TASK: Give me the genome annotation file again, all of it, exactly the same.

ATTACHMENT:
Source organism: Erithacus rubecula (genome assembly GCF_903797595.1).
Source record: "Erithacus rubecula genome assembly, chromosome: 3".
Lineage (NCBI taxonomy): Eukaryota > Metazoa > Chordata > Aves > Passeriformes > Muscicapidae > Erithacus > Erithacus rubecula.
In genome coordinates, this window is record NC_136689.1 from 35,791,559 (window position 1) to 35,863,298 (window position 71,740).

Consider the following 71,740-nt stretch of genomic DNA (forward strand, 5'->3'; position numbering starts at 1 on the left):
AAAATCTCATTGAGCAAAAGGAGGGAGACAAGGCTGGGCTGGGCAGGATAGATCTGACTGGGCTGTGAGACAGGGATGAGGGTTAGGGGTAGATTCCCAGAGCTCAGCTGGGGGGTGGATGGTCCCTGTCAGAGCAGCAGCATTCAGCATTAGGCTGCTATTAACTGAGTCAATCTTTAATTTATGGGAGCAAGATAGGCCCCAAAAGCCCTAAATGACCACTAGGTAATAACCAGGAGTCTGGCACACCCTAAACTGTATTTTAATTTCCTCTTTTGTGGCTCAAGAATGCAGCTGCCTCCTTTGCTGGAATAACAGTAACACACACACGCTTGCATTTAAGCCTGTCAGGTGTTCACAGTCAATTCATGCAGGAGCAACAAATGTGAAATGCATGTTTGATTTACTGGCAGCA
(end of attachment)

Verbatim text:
Source organism: Erithacus rubecula (genome assembly GCF_903797595.1).
Source record: "Erithacus rubecula genome assembly, chromosome: 3".
Lineage (NCBI taxonomy): Eukaryota > Metazoa > Chordata > Aves > Passeriformes > Muscicapidae > Erithacus > Erithacus rubecula.
In genome coordinates, this window is record NC_136689.1 from 35,791,559 (window position 1) to 35,863,298 (window position 71,740).

Consider the following 71,740-nt stretch of genomic DNA (forward strand, 5'->3'; position numbering starts at 1 on the left):
AAAATCTCATTGAGCAAAAGGAGGGAGACAAGGCTGGGCTGGGCAGGATAGATCTGACTGGGCTGTGAGACAGGGATGAGGGTTAGGGGTAGATTCCCAGAGCTCAGCTGGGGGGTGGATGGTCCCTGTCAGAGCAGCAGCATTCAGCATTAGGCTGCTATTAACTGAGTCAATCTTTAATTTATGGGAGCAAGATAGGCCCCAAAAGCCCTAAATGACCACTAGGTAATAACCAGGAGTCTGGCACACCCTAAACTGTATTTTAATTTCCTCTTTTGTGGCTCAAGAATGCAGCTGCCTCCTTTGCTGGAATAACAGTAACACACACACGCTTGCATTTAAGCCTGTCAGGTGTTCACAGTCAATTCATGCAGGAGCAACAAATGTGAAATGCATGTTTGATTTACTGGCAGCA